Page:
Scientists currently use long-wave pulses of ultrasound to deliver drugs, which can cause side effects. These new findings from Imperial on shorter-wave pulses could have implications for how drugs are used to help patients of Alzheimer’s and other neurological diseases.
Neurological diseases like Alzheimer’s can be difficult to treat with drugs because they are often blocked by the protective membrane known as the blood brain barrier (BBB). The layer surrounds blood vessels in the brain and allows very few molecules to pass to the brain from the blood. This protects the brain from harmful substances but can also hinder drugs getting to where they can act.
One avenue of research involves prying open the BBB to let drugs into the brain. This is done by injecting mice with tiny bubbles, or ‘microbubbles’, before applying long-wave pulses of ultrasound radiation to the brain.
The ultrasound pulses change the pressure in the blood vessel, causing the microbubbles to expand and contract. As they do so, they gently pry open the BBB.
However, the long pulses last at least ten milliseconds at a time, which can cause side effects. The longer the BBB stays open, the more chance there is for tissue damage and for harmful molecules to reach the brain.
Now, in a new study published in Radiology, lead author Dr. James Choi and colleagues at Imperial compared long-wave ultrasound with shorter-wave, more rapid ultrasound pulses. They found their new technique was more effective and potentially much safer than current methods.
The research is led by Imperial College London and funded by Alzheimer’s Research UK.
Lead author Dr. Choi, from Imperial’s Department of Bioengineering, said: “We have now found a seemingly effective way of getting potentially effective drugs to where they need to be.”
The researchers injected 28 mice with microbubbles, before using short-wave pulses on 14 mice, and long-wave pulses on the other 14.
They found that the short-wave pulses delivered drugs effectively throughout the brain without the surrounding tissue damage that can be caused by longer waves. The BBB also returned to its usual closed state within ten minutes, minimising potential damage.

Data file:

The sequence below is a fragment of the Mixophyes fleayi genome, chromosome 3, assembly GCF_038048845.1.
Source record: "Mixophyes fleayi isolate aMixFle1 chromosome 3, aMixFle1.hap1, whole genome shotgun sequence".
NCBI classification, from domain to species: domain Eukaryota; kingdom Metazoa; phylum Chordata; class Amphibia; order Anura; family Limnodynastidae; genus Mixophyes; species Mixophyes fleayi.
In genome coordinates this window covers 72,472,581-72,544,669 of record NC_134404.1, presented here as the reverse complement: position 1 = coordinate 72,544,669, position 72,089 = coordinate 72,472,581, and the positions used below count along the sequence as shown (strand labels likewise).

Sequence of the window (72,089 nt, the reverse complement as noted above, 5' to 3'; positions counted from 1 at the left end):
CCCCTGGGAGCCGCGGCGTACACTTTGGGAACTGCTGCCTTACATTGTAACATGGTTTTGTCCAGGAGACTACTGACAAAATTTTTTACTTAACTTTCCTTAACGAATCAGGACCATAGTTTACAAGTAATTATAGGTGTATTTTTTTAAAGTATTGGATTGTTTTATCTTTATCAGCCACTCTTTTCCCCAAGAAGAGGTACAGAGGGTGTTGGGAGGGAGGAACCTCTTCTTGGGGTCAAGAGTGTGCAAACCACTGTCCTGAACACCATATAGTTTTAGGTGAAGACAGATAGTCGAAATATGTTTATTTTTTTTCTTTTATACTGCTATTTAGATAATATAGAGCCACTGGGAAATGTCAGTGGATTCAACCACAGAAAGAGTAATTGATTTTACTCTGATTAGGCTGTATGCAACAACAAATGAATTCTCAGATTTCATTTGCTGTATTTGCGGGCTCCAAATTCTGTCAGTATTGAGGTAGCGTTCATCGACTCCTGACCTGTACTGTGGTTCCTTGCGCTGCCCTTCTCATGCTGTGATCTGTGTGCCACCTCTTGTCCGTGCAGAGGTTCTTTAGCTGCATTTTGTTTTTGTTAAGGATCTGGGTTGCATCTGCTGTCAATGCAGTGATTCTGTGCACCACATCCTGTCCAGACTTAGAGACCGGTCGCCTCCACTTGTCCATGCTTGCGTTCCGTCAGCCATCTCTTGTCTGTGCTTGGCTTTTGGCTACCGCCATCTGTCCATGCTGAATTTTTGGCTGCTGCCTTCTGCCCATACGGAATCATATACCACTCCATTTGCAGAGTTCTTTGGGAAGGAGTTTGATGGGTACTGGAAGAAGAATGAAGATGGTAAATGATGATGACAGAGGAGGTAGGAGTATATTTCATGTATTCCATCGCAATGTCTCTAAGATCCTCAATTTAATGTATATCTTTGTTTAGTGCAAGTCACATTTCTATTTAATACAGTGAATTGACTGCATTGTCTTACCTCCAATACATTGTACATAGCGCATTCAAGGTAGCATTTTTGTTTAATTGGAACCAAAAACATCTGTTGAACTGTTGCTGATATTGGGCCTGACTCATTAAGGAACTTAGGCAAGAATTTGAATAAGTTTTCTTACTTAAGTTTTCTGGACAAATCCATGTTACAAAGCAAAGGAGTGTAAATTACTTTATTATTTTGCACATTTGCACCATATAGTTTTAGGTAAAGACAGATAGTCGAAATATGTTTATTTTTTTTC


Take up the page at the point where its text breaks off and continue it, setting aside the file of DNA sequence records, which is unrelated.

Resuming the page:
Dr. Choi explained: “The blood brain barrier is relatively simple to open but current techniques are unable to do so safely—which is why we haven’t been able to use them in humans without side effects.”
The researchers say the new findings could eventually lead to new techniques for getting drugs to human brains in cases like Alzheimer’s, brain cancers, and other disorders involving the brain.
Dr. Choi said: “Our new way of applying the ultrasound could, following further research, literally open up the brain to all sorts of drugs we had previously disregarded.
“Many potential drugs that looked promising in laboratory settings never moved on to use in people—possibly because they were blocked by the blood brain barrier when it came to using them in humans.
Dr. Sara Imarisio, Head of Research at Alzheimer’s Research UK, said: “With over 550,000 people in the UK living with Alzheimer’s and currently no treatment to slow down or stop the disease, we urgently need to see research to help deliver life-changing drugs.
“While the blood brain barrier protects the brain against damage and infection, it does make it very difficult to deliver treatments into the brain. Although this study exploring how we can penetrate the blood brain barrier was conducted in mice, it’s a critical step before technology like this can be tested in people.
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